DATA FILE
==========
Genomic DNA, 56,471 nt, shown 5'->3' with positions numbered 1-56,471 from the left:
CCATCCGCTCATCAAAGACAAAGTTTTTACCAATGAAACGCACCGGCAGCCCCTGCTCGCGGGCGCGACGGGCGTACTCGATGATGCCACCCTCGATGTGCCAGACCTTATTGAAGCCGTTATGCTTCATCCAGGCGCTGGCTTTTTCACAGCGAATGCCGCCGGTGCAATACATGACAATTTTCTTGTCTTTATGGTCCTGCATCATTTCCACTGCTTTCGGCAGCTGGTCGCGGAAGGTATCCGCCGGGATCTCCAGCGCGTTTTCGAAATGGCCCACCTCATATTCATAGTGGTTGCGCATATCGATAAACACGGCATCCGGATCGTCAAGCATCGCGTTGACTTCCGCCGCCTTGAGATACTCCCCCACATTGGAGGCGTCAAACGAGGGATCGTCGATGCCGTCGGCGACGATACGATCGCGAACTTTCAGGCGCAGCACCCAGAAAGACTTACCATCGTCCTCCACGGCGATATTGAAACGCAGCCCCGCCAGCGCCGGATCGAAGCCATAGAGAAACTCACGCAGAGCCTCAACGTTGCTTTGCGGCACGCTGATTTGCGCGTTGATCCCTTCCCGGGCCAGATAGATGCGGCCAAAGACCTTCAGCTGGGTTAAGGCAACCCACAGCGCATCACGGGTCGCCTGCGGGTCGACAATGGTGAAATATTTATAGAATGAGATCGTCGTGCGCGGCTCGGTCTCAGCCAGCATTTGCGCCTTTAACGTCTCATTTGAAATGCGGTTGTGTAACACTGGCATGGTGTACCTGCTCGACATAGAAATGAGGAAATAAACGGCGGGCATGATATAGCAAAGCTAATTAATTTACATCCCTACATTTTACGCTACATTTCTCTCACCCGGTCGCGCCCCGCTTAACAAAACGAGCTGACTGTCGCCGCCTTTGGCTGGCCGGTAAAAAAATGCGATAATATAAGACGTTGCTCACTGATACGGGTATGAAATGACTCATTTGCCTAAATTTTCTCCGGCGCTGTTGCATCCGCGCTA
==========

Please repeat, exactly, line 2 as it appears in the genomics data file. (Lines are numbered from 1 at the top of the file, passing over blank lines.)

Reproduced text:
CCATCCGCTCATCAAAGACAAAGTTTTTACCAATGAAACGCACCGGCAGCCCCTGCTCGCGGGCGCGACGGGCGTACTCGATGATGCCACCCTCGATGTGCCAGACCTTATTGAAGCCGTTATGCTTCATCCAGGCGCTGGCTTTTTCACAGCGAATGCCGCCGGTGCAATACATGACAATTTTCTTGTCTTTATGGTCCTGCATCATTTCCACTGCTTTCGGCAGCTGGTCGCGGAAGGTATCCGCCGGGATCTCCAGCGCGTTTTCGAAATGGCCCACCTCATATTCATAGTGGTTGCGCATATCGATAAACACGGCATCCGGATCGTCAAGCATCGCGTTGACTTCCGCCGCCTTGAGATACTCCCCCACATTGGAGGCGTCAAACGAGGGATCGTCGATGCCGTCGGCGACGATACGATCGCGAACTTTCAGGCGCAGCACCCAGAAAGACTTACCATCGTCCTCCACGGCGATATTGAAACGCAGCCCCGCCAGCGCCGGATCGAAGCCATAGAGAAACTCACGCAGAGCCTCAACGTTGCTTTGCGGCACGCTGATTTGCGCGTTGATCCCTTCCCGGGCCAGATAGATGCGGCCAAAGACCTTCAGCTGGGTTAAGGCAACCCACAGCGCATCACGGGTCGCCTGCGGGTCGACAATGGTGAAATATTTATAGAATGAGATCGTCGTGCGCGGCTCGGTCTCAGCCAGCATTTGCGCCTTTAACGTCTCATTTGAAATGCGGTTGTGTAACACTGGCATGGTGTACCTGCTCGACATAGAAATGAGGAAATAAACGGCGGGCATGATATAGCAAAGCTAATTAATTTACATCCCTACATTTTACGCTACATTTCTCTCACCCGGTCGCGCCCCGCTTAACAAAACGAGCTGACTGTCGCCGCCTTTGGCTGGCCGGTAAAAAAATGCGATAATATAAGACGTTGCTCACTGATACGGGTATGAAATGACTCATTTGCCTAAATTTTCTCCGGCGCTGTTGCATCCGCGCTA